Alabama (1844) no shield, mitre, crozier and crossed keys. Alaska (1895) no shield, cross with vesica. Albany (1869) shiled with cross, beaver in canton, surmounted by mitre, no vesica. Arizona (1869) quartered shield with mountains, Indian symbols, phoenix and rose, surmounted by mitre, in a vesica. Arkansas (1838) shield divided bend sinster with star, wheat sheaf, church in cotton (?) field, surmounted by with key handle up and crozier in saltire behind. Atlanta (1907) Eagle isplayed, cross on breast. canton with ciborium (a covered chalice used for the hosts (bread) at Holy Communion) surmounted by a mitre. Bethlehem (1871) sheild with a chevron sable five balls argent, in chief two cross crosslets, in base a 7 pointed star, key wards up and crozier in saltire behind, surmpunted by a mitre. ( Many of the Pennsylvania dioceses include some element from the Penn family's sable three balls argent. Though William Penn was a Quaker, his descendants were Anglicans and supported the Church of England in Pennsylvania. California (1853) shield with crossed keys behind a Celtic cross (latin cross with ring connecting arms) in glory, a dove in chief, surmounted by a mitre. Central Florida (1969, continuing South Florida 1892 which was divided into three parts - Central, Southeast, Southwest Florida) shield no vesica, quartered 1 and 4 dark, 2 & 3 argent, with cross overall, in canton two swords in saltire (for Diocese of London) surmounted by a mitre. Central Gulf Coast (southern Alabama and northwest Florida) shield anchor on wavy white and blue lines, in chief a dove between two St. Andrew's Crosses (X), surmounted by mitre in vesica. Central New York (Syracuse area) quartered 1 and 4 dark, 2 & 3 argent, a cross countercharged between four balls of blue and white (for the lakes). Central Pennsylvania (Harrisburg) argent a dove centered on a Celtic cross, in chief sable a crown of thorns between a crescent and a ball. Chicago (1835) has a shield in a vesica, divided in three parts like a Y reversed by a broad band on which are three fleur-de-lis and three cross-crosslets two in chief one in base, over all an escutcheon with an eagle displayed, key and crozier in saltire behind, mitre over all. Columbia, South America, (1964) has in an oval a shield with a map of that country on which is a cross, with key and crozier and mitre. Colorado (1865) has a shield with a cross argent, in base two mountain peaks, surmounted by a mitre, no keys or crozier. Connecticut (1784) has a saltire with crossed swords in chief midpoint and on an escutcheon at midpoint a key and crozier in saltire, with a chief of three vines (from the state arms), surmounted by a mitre. Dallas (1874) places the whole achievement within a vesica, shield, cross and crozier in saltire, mitre and motto "Sub cruce veritas." The shield has a cross over all, with a 5 pointed star in dexter and crossed keys in sinster chief and a small inescutcheon with a lion standant. Delaware (served by Pennsylvania until 1841) has a shield with a voided cross with a diamond in center, and a chief of blue and white for the river, mitre surmounting. Dominican Republic (1913) has the Episcopal Church shield with an open book in 2, torch (?) in 3, and radiant sun in 4, key and crozier in saltire behind and mitre surmounting. East Carolina (1884) has a shield divided per fess, with a picture of a boat in chief and a picture of a ruined church in base. The shield is centered in a vesica, with a mitre above and a cross below it. East Tennessee (1985) shield with cross and on a chief engrailed (to look like the mountains) three Greek crosses, at center of the cross a design with a dot in center. (strange!) Key and crozier in saltire behind, mitre above, not resting on, shield. Eastern Oregon (1907) argent, a cross, probably gules, on a chief sable three wagon wheels, surmounted by a mitre, in a vesica. Easton (1869) Maryland Eastern Shore - in an oval not on a shield a crozier and cross in saltire with a mitre above and motto "Esto fidelis" below. Eau Claire (1929) Northwestern Wisconsin, shield on a wavy fess adesign like a tree trunk with limbs trimmed close, in chief a muskrat, cross and fish, in base a design incorporating a rose. Key and crozier in saltire, mitre above shield. Ecuador, South America (1971) a cross over all with an open book at centre, in canton a Jerusalem cross, in sinster canton a reproduction of the national flag, in base a twin peaked mountain, key and crozier in saltire, mitre surmounts shield. El Camino Real (1980) San Jose and Monterey area coastal California) wavy blue and white field in chief the sun between two bells. El Salvador. Central America (missionary area from 1967) in a shield shape a canton of the Episcopal Church, 2 the letteers IE, 3 E 4 S. Convocation of American Churches in Europe (1971 and before) shield on a cross over all a cross crosslet, 12 stars arranged 3 in each quadrant at the edges of the shield, key and crozier in saltire behind, mitre surmounting. Florida (1851) Now northern part only. Nonheraldic seal with a saint holding a book and chalice, flanked by 6 palm trees, 3 each side, with 7 stars overhead and either a pelican or an eagle displayed at his feet. Fond du Lac (1875) Northeast Wisconsin. Shield alternating blue and white, sword and key in saltire with a fish palewise over all, key and crozier in saltire behind, surmounted by mitre, no vesica. Fort Worth (1983) divided per fess by a like like battlements, a canton of a griffin rampant holding a staff, in base the skull of a longhorn over three lines and a 5 pointed star. Key and crozier in saltire behind, mitre surmounts. Georgia (1841) On a dark field, between two roses, on a bend a boar's head facing to dexter, shield surmounted by mitre only, no vesica. Guatemala, Central America (1967) Nonheraldic, in a vesica, a mitre over a crozier and cross in saltire, with a bird at the top (perhaps the national bird) Haiti (1874) In a vesica, sable, on a cross argent, a palm tree, surmounted by a mitre only. Hawaii (1862) Shield divided per pale, to dexter a cross patte, in chief two keys in saltire, to sinster a chevron between three 5 pointed stars 2 and 1, surmounted by a mitre. Honduras (1968) Shield only, divided by a Latin cross - 1 a cross between a chalice and host and a mitre in base an open book, 2 - a road between mountains, 3 the Honduran flag, 4 a sword and crozier in saltire. Idaho (1899) Shield divided by a cross overall - 1 the sun rising over mountains, 2 five crosses, 2, 1, 2, 2 four crosses, 4 blue and white wavy for lakes, surmounted by a mitre. Indianapolis (1835) divided per fess, in base a cross overall, in chief a lamb standant, key and crozier in saltire, mitre surmounting. Iowa (1854) Shield divided in four palewise, on a cross with arms fesways cut short four diamonds, between four ears of corn, surmounted by a mitre. Kansas (1864) Shield an anchor cross between the Greek capital letters Alpha and Omega, surmounted by a mitre. Kentucky (1832) Shield a chalice, in chief three scallop shells, surmounted by a mitre. Lexington (Eastern Kentucky) 1896 Argent, a cross, with a canton in base two forearms fessways shaking hands, key and crosier in saltire mitre surmounting. Long Island (1868) (New York) Or, between three crosses a chevron azure and argent, surmounted by a mitre, no vesica. Los Angeles (1896) 3 angel wings 2 and 1, in chief a sword fessways between two bears, surmounted by a mitre. Louisiana (1841) on a cross a pelican in her piety, surmounted by a scroll reading MDCCCXXXVIII a key and crosier in saltire surmounted by a mitre. Maine (1847) on a field of concentric circles, on a cross or a pine tree with roots proper, key and corsier in saltire, surmounted by a mitre. Maryland (1792) Quarterly argent and gules, a cross counter charged, at poin of honor a pheon counter charged, a canton paly or and sable, countercharged bendwise, surmounted by a mitre, no vesica. The pheon is from the arms of Thomas Claggett, the first bishop, the canton for the Calverts, whose arms quartering Crossland were appropriated along with their land by the State of Maryland and now form the state seal and flag, though the Calvert arms are paly of 8 or and sable a bend countercharged. Massachusetts (1797) On a light colored field, on a dark pale, a sword, point in chief, charged with three crosses, key and crosier in saltire, surmounted by a mitre, no vesica. Michigan (1836) Between two pinecones (?) a pale wavy argent and azure, on a chief or three crosses, key and crosier in saltire, mitre surmounting. Milwaukee (1854) (Wisconsin) Between three crosses fleur-de-lis, a beaver standant, key and crosier in saltire, surmounted by a mitre. Minnesota (1859) A Latin cross couped, in base a peacepipe and tomahawk in saltire, surmounted by a mitre. Mississippi (1850) A tree proper in base, in chief dexter on a dark field a cross couped, sinister on a light field an eagle displayed, surmounted by a mitre. Missouri (1841) Non heraldic design of a fish palewise with a crosier issuing from its mouth and a cross for eye. Montana (1866) Non heraldic - in a vesica in base a mitre over a crosier and a patriarchal two bar cross, in center mountains proper, in chief a Jerusalem cross. Nebraska (1865) In front of a crosier and key in saltire a cross couped, surmounted by a mitre. Nevada (1869) In base three cross crosslets 2 and 1, a chief engrailed (like three mountain peaks), key and crosier in saltire, surmounted by a mitre. New Hampshire (1811) Between four crosses, on a cross overall a candle (?), key and crosier, surmounted by a mitre. New Jersey (1815) divided per pale by a crosier which extends above the shield, to dexter striped azure and or bendwise, to sinister three lions passant guardant.=, in a vesica. New York (1787) quarterly gules and argent a cross counter charged, in 1 and 4 an indistinct figure, 2 and 4 a windmill sail, surmounted by a mitre. Newark (1874) (Northern New Jersey) In base a cross between four diamonds, in chief a peacock, key and crosier in saltire, surmounted by a mitre. North Carolina (1819) a ship proper sailing to dexter, with a flag of St. George - argent, a cross gules. North Dakota (1883) Non-heraldic, in base over a crosier and key in saltire a mitre, center a wheat sheaf, in chief the Chi Rho monogram [P over x). Northern California (1874) Azure, between two loaves of bread an IHS in glory issuant from a chalice or. surmounted by a mitre. Northern Indiana (1895) A lighthouse on an island in a sea, with rays, in front of a key and crosier in saltire, surmounted by a mitre. Northern Michigan (1896) A particularly cluttered shield. On a cross over all 7 stars 1, 2, 2, 2 and at center in inescutcheon with three lamps 2 and 1, between 1 a pine cone, 2 two Indians paddling a canoe, 3 a beaver rampant, 4 a shovel and pick in saltire, surmounted by a mitre. Northwest Texas (1910) Quarterly light and dark, a cross over all countercharged, with a 5 pointed star countercharged in 1 and 2, surmounted by a mitre. Northwestern Pennsylvania (1911) argent on a pale 3 balls, a chief wavy azure and argent (for Lake Erie), surmounted by a mitre. Ohio (1819) Divided fesswise, in base argent, a bunch of grapes proper, in chief vert a shock of wheat peoper, over a crosier and key in saltire, surmounted by a mitre. Note that the crosier is dexter, the key sinster, different from most such ornaments. Oklahoma (1893) Per pale dark and light, on a saltire counter charged two Indian hunting implements (?) in chief a star, in base an Indian spearpoint, dexter and sinster two round Indian shields, all countercharged, surmounted by a mitre. Olympia (1880) (Western Washington State) A square rigged galley, on the sail the arms of Washington argent two fesses gules in chief three stars gules, surmounted by a mitre. Oregon (1854) Or, between three cross crosslets on a fess three roses, before key and crosier in saltire, surmounted by a mitre. Panama (1920) A ship in glory proceeding through the Panama Canal, on the sail a cross couped, before key and crosier in saltire, surmounted by a mitre. Pennsylvania (1787) On a cross three crowns or, a border sable with eight balls argent. (The crowns are for the Swedish Lutheran churches which joined the diocese, the sable with white balls for the Penn family.) Pittsburgh (1866) Quarterly dark and light, a cross over all, 1 between three balls 2 and 1 a fess chequy, 2 on a fess three white balls, key and crosier in saltire behind, a mitre surmounting. Quincy (1878) (West central Illinois) Divided in four parts as Iowa, a cross over all with seven flames 3, 3, 1, at center, key and crosier in saltire behind, a mitre over all. Rhode Island (1790) Dark field, on an anchor cross, the crucified Christ, before a key and crosier, mitre surmounting. Rio Grande (1889) (formerly New Mexico and SW Texas) Non-heraldic seal in a vesica A cross on three steps, mitre in base, stylized sun as in New Mexico stste flag dexter, 5 pointed star sinster. Rochester (1931) West central New York State) light field, between a ball azure and argent in chief and three mitres, a dark saltire, above key and crosier, surmounted by a mitre. San Diego (1974) California in base azure and argent for the sea, in dexter chief an open book, i sinster a plant, a cross argent over all, surmounted by a mitre. San Joaquin (1911) Valley California Azure a cross or, crosier and key behind, mitre over all. South Carolina (1795) Quarterly azure and gules, a cross over all argent between four charges, the only identifiable one 2 a pelican in her piety. South Dakota (1873) Argent a Latin cross patty flory, a vesica at the center, key and crosier in saltire, a mitre surmounting. Southeast Florida (1969) (very poor reproduction) Central Florida - see above - with a large inescutcheon divided per pale, dexter not clearly enough pictired to describe, sinster the sea (wavy azure and argent) over all a saltire, at center a large round object, surmounted by a mitre. Southern Ohio, Light field, a bend as a river proper, in chief a plow, in base a sheaf, over key and crosier in saltire, a mitre surmounting a motto Sicut Flumen Pax. Southern Virginia (1892) The tower of the Jamestowne Church proper, key and crosier in saltire, a mitre surmounting the moto Nisi Dominus. Southwest Florida (1969) On Central Florida, above, an escutcheon, in base the sun rising from an heraldic sea, in dexter chief a pelican in her piety, in sinster a five pointed star. Southwestern Virginia (1920) Quarterly, 1 a cross or, 2 divided fesswise engrailed (as mountains) azure and argent, 3 gules two swords in saltire (London), 4 a torch over a book, key and crosier in saltire behind, mitre surmounting. Spokane (1892) (Eastern Washington State and northern Idaho) Dark field, between two shaves, on a dark pale edged argent three cross crosslets, key and crosier in saltire, mitre surmounting. Springfield (1878) (Southern Illinois) Or, a cross on three steps between the Greek letters Alpha and Omega, in base the roots of the cross as a tree, key and crosier, mitre surmounting. Tennessee (1834) Dark field, cross over all or, in chief between two sheaves (difficult to distinguish these) the letters XVI, key and crosier, mitre surmounting. Texas (1859) Dark field, on a cross over all argent, a five pointed star of the field, key and crosier, mitre surmounting. Upper South Carolina (1922) The Sun rising behind mountains overlooking the Piedmont, motto Levati oculos meos in montes, mitre surmounting. Utah (1867) A striking shield, no mitre or key or crosier, on a dark field three billets bendwise, the dexter one having an extension of the same width at a right angle. The effect is two ranges of mountains. Vermont (1832) argent, three piles vert each surmounted by a cross patee, the shield surmounted by a mitre. The present bishop Mary Adelia McLeod has this design on the front of her mitre. Virgin Islands (1963) On a cross fimbrated a spear in pale passing through a crown, on a canton an eagle displayed, surmounted by a mitre. Virginia (1790) Quarterly, a cross over all, 1 three ships 2 and 1, 2 a Latin cross couped. 3 Gules two swords in saltire (London) 4 three keys fesswise, surmounted by a mitre through which a crosier in pale passes, all in a vesica. Washington (1896) (District of Columbia and four southern Maryland counties) The Arms of Washington (argent two bars in pale gules, between two five pointed stars gules, a mural crown or, on a chief azure a Jreusalem Cross or, key and crosier in saltire, a mitre surmounting. West Missouri (1890) Between two ears of corn, a pallium with four crosses (as Canterbury or Armagh) in chief a crescent moon, key and crosier in saltire, mitre surmounting. West Tennessee (1977) Light field, within a ring three crosslets 2 and 1, in chief on a cross overall a flower, key and crosier in saltire, a mitre surmounting. West Texas (1874) Dark field, cross argent over all, charges in four corners and at center of cross, all too small to identify except 2 a five pointed star argent, key and crosier in saltire, mitre surmounting. West Virginia (1878) No vesica, divided per pale, a couped cross dexter, two swords in saltire to sinster, a chief divided fesswise engrailed (for mountains), key and crosier in saltire, mitre surmounting. Western Kansas (1901) Divided per pale, dexter a plow, in chief either stars as in the American flag or or, sinter between two animals courant a fess with an indistinguishable charge. Western Louisiana (1980) A pelican in her piety between two fleur de lys and 9 very small angel wings, in a base a shell, key, crosier and mitre. Western Massachusetts (1902) Between three water roundrels, on a chevron 5 shells, a border engrailed, key, crosier, mitre. Western Michigan (1875) Non-heraldic a boat sailing to sinster beneath the word Pax. No key, crosier or mitre. Western New York (1839) Two swords in saltire, on a chief three water roundels, surmounted by a mitre. Western North Carolina (1895) In a vesica, a shield Purpure a cross over all or, beneath a mountain vert above which a hand proper holds a cross vert. Wyoming (1887) Light field on a bend cotised three crosses, in chief a lamp, in base a five pointed star, key, crosier, mitre.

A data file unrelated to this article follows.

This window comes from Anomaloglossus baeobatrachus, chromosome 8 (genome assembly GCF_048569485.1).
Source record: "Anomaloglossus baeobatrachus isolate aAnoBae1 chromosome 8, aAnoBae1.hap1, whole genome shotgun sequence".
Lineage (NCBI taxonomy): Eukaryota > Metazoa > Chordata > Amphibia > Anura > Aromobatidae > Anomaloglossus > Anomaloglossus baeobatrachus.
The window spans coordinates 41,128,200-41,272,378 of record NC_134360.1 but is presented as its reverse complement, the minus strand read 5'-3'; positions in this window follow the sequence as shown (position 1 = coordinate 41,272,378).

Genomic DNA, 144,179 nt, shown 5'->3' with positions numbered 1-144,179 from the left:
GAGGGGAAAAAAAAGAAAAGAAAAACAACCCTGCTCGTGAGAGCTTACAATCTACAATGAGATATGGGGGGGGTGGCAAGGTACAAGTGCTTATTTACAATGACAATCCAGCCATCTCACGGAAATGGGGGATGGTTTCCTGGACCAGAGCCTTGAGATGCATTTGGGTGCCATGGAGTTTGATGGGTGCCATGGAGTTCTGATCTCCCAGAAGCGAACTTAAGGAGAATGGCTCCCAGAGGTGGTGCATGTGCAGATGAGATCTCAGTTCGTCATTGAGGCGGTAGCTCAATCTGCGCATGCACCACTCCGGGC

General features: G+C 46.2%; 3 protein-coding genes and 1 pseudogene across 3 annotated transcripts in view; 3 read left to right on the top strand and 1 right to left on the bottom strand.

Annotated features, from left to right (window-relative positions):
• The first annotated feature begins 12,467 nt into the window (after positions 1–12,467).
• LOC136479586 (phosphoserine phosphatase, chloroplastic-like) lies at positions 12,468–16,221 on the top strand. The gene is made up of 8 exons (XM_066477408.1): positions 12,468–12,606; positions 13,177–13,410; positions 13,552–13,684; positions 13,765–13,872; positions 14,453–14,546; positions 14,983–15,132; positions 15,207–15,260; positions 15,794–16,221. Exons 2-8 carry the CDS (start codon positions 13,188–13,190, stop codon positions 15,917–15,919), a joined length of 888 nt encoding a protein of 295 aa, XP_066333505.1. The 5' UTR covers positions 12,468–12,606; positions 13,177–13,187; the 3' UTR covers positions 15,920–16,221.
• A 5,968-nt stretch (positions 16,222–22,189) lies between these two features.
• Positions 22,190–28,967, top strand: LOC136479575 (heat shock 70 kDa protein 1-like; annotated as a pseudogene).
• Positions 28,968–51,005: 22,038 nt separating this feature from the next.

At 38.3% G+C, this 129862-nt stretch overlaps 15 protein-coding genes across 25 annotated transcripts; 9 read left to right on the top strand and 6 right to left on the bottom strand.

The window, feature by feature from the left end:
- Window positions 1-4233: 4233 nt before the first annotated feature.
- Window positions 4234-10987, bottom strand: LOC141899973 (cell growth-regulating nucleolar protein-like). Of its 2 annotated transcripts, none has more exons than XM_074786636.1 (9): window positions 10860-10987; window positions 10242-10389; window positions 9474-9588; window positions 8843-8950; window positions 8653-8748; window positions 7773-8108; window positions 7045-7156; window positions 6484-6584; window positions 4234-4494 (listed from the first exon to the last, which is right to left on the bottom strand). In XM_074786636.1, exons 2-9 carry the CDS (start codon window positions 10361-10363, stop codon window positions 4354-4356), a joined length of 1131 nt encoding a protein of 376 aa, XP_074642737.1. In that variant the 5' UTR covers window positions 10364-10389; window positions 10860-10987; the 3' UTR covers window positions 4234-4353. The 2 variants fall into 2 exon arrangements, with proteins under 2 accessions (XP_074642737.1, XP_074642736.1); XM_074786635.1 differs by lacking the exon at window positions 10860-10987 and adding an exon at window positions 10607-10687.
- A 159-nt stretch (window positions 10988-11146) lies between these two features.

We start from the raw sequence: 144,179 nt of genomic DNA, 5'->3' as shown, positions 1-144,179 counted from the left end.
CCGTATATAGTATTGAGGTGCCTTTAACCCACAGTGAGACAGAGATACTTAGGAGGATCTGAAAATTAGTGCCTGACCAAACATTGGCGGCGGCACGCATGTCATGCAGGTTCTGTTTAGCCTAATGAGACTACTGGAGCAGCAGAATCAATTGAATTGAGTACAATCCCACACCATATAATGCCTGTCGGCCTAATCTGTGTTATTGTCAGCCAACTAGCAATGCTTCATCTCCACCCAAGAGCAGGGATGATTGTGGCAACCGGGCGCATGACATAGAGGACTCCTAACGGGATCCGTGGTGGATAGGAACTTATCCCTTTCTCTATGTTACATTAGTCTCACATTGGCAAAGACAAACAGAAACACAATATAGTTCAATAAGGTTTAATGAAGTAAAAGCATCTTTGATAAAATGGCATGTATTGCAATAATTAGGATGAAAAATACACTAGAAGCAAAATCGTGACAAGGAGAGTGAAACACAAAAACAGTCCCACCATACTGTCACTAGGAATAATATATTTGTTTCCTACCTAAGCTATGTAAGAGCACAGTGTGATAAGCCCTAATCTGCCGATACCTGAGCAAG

Some of the Episcopal seminaries have seals, sometimes worn on the tippet or black scarf used for Morning and Evening Prayer services, either at the bottom or sometimes over the left breast. Military chaplains have the Great Seal of the United States embroidered on both ends of the tippet and on special occasions wear either campaign ribbons or medals on the tippet over the left breast.